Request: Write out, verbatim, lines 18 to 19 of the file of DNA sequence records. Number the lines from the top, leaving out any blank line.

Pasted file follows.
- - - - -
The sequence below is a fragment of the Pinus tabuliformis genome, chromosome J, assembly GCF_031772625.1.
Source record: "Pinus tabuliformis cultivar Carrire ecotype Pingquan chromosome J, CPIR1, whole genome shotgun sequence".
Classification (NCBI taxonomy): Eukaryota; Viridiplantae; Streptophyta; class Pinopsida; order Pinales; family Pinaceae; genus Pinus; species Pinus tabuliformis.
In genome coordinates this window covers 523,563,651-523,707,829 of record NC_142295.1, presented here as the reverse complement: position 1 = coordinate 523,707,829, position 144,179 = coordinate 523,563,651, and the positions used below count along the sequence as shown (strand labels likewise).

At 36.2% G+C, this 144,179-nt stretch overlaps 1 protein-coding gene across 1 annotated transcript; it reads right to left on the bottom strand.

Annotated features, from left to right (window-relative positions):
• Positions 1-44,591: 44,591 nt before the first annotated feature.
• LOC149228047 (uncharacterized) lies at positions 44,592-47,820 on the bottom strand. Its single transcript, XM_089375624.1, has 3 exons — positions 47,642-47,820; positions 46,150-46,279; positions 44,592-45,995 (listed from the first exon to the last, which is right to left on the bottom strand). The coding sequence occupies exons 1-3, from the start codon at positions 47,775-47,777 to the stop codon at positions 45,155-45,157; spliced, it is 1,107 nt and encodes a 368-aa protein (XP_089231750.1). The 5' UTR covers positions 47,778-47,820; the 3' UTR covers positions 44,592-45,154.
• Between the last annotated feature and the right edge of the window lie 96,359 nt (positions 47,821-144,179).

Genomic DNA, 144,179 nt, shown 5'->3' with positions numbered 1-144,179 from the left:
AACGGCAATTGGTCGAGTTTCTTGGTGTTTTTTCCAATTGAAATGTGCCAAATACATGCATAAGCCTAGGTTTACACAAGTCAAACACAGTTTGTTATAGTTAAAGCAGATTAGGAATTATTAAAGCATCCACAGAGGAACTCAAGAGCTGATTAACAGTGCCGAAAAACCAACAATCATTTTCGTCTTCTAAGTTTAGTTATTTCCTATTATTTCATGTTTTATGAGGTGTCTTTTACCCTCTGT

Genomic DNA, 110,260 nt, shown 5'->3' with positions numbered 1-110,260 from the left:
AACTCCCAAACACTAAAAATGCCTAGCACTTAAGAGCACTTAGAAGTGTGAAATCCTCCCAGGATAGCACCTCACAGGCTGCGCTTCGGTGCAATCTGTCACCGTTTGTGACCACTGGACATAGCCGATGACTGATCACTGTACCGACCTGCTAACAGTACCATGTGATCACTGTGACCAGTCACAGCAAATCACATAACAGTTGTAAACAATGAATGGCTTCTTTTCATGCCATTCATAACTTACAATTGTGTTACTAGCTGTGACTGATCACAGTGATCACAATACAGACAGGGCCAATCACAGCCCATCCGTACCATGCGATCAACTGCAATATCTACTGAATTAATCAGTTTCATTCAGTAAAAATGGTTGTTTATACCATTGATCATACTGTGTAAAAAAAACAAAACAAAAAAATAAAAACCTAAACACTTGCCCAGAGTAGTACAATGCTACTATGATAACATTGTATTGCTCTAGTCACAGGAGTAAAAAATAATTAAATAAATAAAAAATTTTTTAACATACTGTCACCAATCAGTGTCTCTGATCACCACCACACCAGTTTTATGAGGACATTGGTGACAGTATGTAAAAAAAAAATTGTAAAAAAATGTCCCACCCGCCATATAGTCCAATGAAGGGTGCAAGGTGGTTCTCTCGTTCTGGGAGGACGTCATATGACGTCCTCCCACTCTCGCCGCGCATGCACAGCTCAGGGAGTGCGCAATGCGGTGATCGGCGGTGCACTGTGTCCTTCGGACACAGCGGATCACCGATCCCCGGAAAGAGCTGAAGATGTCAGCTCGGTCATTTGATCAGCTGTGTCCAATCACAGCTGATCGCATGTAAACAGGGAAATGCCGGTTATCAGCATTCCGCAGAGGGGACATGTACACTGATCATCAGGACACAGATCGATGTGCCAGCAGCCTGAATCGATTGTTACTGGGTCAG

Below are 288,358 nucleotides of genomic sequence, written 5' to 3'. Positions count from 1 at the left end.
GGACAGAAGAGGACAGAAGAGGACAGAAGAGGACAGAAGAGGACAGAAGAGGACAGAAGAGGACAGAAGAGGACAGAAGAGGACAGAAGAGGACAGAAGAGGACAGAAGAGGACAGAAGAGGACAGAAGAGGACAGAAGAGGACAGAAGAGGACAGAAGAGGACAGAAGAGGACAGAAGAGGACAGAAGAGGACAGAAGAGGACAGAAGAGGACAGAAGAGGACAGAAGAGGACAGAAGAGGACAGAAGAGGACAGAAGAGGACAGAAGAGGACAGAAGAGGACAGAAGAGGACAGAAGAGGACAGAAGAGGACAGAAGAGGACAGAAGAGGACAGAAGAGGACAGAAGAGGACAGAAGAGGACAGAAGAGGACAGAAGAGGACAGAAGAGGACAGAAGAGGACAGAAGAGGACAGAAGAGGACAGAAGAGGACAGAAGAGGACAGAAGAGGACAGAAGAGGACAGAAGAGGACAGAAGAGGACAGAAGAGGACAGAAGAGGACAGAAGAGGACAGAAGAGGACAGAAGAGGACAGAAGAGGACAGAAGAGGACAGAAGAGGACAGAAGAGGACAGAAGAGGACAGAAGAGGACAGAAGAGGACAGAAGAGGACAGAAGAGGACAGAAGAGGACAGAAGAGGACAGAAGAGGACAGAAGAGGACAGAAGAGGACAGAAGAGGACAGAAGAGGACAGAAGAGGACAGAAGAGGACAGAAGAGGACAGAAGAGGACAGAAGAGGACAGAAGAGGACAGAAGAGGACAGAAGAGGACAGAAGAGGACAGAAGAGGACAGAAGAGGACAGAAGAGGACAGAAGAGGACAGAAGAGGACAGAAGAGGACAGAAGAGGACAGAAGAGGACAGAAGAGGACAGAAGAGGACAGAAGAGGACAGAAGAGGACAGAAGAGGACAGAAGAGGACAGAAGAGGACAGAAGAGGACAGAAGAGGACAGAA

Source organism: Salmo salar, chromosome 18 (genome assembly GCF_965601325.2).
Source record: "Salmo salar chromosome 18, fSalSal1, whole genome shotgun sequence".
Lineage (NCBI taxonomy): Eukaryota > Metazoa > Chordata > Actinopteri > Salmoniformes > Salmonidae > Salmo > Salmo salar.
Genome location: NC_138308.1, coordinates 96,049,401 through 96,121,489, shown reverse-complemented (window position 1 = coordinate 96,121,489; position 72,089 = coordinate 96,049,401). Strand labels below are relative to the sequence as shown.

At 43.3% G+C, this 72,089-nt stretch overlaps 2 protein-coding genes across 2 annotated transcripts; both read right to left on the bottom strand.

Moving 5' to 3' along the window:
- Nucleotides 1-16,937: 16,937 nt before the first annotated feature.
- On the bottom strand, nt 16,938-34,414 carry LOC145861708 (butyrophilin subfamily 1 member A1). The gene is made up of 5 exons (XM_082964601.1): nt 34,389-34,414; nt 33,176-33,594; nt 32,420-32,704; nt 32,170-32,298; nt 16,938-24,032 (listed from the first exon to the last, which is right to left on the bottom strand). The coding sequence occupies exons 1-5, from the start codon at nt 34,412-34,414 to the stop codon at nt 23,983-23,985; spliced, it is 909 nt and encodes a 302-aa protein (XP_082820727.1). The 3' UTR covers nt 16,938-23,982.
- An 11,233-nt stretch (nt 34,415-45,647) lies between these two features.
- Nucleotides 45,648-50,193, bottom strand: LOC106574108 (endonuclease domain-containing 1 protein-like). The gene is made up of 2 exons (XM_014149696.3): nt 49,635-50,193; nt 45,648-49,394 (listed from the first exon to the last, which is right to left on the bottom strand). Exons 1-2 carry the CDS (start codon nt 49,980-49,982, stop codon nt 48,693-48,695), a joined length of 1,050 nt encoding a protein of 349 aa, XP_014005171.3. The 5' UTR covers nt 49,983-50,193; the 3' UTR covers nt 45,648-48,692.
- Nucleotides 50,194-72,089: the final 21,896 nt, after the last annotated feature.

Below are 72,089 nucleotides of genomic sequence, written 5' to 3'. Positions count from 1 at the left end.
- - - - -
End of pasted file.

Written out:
Lineage (NCBI taxonomy): Eukaryota > Metazoa > Chordata > Actinopteri > Salmoniformes > Salmonidae > Salmo > Salmo salar.
Genome location: NC_138308.1, coordinates 96,049,401 through 96,121,489, shown reverse-complemented (window position 1 = coordinate 96,121,489; position 72,089 = coordinate 96,049,401). Strand labels below are relative to the sequence as shown.